June 13, 2023
MANILA — More Filipino millennials and Gen Zs have taken either a part- or full-time paying job on top of their primary job just to make ends meet, according to the results of the Deloitte 2023 Millennial and Gen Z survey released on Monday.
The survey, conducted from November to December 2022, showed that 71 percent of Filipino millennials and 65 percent of Filipino Gen Zs have taken additional side jobs—an increase from the previous year’s results of 61 percent and 64 percent, respectively.
As defined by the study, Gen Z respondents were born between January 1995 and December 2004 while millennial respondents were born between January 1983 and December 1994.
When asked why they decided to take additional jobs, 66 percent of millennials and 56 percent of Gen Zs said they needed a secondary source of income while about 40 percent of both generational groups believed their side jobs helped them develop important skills and relationships.
Results of the survey also showed that more than half of Filipino millennials (58 percent) and Gen Zs (59 percent) live paycheck to paycheck and worry they won’t be able to cover their expenses.
“These results reflect the economic uncertainty millennials and Gen Zs find themselves in as the world continues to recover from the global pandemic,” said Eric Landicho, managing partner and CEO of Deloitte Philippines.
According to the survey, the need to supplement their paycheck and take more jobs results negatively in young workers, as 66 percent of Filipino millennials and 81 percent of Filipino Gen Zs feel burned out due to the demand of workloads — an increase from 63 percent and 70 percent the previous year, respectively.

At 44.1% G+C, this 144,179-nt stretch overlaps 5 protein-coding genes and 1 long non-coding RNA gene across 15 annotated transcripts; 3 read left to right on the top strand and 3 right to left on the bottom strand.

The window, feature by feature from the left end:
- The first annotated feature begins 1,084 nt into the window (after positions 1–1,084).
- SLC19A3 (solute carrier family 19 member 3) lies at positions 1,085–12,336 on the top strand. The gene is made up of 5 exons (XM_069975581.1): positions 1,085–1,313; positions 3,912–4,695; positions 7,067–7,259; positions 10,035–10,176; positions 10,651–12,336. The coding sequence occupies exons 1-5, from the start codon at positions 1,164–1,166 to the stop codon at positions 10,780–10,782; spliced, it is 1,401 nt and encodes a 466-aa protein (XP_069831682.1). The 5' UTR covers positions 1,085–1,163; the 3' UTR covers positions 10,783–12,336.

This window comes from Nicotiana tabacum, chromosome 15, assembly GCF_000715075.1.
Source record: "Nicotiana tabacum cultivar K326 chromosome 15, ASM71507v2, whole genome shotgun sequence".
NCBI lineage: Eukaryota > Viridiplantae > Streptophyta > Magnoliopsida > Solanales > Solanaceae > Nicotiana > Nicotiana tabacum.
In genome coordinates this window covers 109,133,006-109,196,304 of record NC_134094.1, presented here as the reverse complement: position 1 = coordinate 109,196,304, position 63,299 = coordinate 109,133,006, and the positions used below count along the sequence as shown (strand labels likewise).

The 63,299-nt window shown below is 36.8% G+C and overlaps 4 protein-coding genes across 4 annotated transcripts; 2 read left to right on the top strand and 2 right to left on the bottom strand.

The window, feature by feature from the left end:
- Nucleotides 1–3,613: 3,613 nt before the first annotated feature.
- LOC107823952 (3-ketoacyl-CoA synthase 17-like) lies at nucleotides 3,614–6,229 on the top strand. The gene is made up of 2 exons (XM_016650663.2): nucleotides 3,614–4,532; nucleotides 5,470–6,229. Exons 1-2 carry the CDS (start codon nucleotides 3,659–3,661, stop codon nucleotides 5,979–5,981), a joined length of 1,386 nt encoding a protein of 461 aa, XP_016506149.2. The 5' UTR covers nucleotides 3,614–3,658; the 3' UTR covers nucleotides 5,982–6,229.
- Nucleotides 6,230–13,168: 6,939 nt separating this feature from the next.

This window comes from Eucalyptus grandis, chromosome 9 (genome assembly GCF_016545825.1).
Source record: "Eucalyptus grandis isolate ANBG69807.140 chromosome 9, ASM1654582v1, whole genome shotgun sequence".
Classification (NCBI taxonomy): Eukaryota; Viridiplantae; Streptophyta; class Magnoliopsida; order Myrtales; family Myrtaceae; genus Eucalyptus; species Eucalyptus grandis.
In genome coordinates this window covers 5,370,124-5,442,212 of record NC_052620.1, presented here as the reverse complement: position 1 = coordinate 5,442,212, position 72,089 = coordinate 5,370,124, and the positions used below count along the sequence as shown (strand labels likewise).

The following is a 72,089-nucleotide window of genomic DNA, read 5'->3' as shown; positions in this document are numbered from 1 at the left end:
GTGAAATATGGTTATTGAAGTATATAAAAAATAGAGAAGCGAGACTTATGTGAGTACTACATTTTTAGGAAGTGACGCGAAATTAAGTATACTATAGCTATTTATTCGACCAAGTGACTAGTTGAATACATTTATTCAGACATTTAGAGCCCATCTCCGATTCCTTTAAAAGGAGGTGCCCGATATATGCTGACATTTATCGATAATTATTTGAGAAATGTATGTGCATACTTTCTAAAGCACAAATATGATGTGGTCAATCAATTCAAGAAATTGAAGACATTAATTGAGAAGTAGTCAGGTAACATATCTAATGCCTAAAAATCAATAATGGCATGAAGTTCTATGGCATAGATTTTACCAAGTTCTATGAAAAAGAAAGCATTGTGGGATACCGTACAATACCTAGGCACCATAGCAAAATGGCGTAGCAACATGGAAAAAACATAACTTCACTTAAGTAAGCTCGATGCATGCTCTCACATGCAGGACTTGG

“While these young workers are leaning on their resourcefulness to stay afloat, organizations can play a big part in ensuring the financial well-being of their employees.
Especially during this period of high inflation, organizations can look at offering flexible benefits such as those relating to health care or commuting costs to ease the impact of soaring prices on workers,” Landicho said.
The results of the survey resonate with Tel Montalbo, 27, who works as an architect for a local firm but still takes part-time jobs related to her field of work.
“The reason I take sideline jobs is solely financial. My income is just enough for my needs, so I have to fund my ‘wants’ through other jobs that I get. They are all mostly related to architecture, like outsourced housing projects from other countries. The sideline job can be as hard as my main job but it pays way better and helps me reach my financial goals,” Montalbo added.
Pay workers properly
She also said that doing multiple jobs sometimes leads to deteriorating health, feeling unmotivated and even underperforming at work.
“I think what companies really need to do to help their workers is to compensate them properly. Workers shouldn’t live paycheck to paycheck,” Montalbo said.
Rose Tañedo, 30, also lamented that the current cost of living in the country had made it difficult for her to do with just one paycheck.
“In my case, since I made a career shift and my income is way lower than in my previous job, I resorted to taking up side gigs, which is tutoring in English. The extra source of income helps out with the expenses at home especially since both of my parents are retired now,” she said.
In terms of returning to full-time on-site work, 76 percent of Filipino millennials and 81 percent of Filipino Gen Zs said they would consider looking for a new job if their employer asks them to return to the office full-time.
About half of the Filipino survey respondents would also prefer to either work fully remotely or have full choice over whether they work remotely or on-site. Less than 10 percent of Filipino millennials (9 percent) and Gen Zs (7 percent) prefer to work completely on-site.